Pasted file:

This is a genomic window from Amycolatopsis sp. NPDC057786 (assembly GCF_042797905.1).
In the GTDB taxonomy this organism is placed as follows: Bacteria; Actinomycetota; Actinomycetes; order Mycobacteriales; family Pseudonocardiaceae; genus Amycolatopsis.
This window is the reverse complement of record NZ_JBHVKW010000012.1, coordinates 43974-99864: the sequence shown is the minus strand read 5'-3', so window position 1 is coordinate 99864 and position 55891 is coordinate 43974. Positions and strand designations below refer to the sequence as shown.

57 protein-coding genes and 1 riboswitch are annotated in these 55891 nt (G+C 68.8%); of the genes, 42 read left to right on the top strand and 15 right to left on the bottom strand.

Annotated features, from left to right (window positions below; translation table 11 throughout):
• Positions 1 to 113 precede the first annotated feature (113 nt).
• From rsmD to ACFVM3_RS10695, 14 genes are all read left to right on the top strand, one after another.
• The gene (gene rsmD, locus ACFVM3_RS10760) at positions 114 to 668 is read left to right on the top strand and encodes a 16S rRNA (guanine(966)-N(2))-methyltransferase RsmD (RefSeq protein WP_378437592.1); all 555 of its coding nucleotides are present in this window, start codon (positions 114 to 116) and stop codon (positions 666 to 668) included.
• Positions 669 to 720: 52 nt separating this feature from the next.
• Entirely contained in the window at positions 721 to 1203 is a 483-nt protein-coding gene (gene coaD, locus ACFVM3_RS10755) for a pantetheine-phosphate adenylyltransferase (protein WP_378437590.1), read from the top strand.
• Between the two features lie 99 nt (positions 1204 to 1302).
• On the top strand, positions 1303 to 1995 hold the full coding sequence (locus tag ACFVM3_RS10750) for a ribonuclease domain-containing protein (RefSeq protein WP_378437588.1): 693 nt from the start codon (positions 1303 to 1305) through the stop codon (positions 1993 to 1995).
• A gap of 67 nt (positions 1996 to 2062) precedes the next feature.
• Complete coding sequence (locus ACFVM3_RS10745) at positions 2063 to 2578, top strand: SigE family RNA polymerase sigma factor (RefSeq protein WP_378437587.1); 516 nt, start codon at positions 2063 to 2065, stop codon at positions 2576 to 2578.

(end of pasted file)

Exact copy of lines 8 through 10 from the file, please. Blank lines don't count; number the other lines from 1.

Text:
• The gene (gene rsmD, locus ACFVM3_RS10760) at positions 114 to 668 is read left to right on the top strand and encodes a 16S rRNA (guanine(966)-N(2))-methyltransferase RsmD (RefSeq protein WP_378437592.1); all 555 of its coding nucleotides are present in this window, start codon (positions 114 to 116) and stop codon (positions 666 to 668) included.
• Positions 669 to 720: 52 nt separating this feature from the next.
• Entirely contained in the window at positions 721 to 1203 is a 483-nt protein-coding gene (gene coaD, locus ACFVM3_RS10755) for a pantetheine-phosphate adenylyltransferase (protein WP_378437590.1), read from the top strand.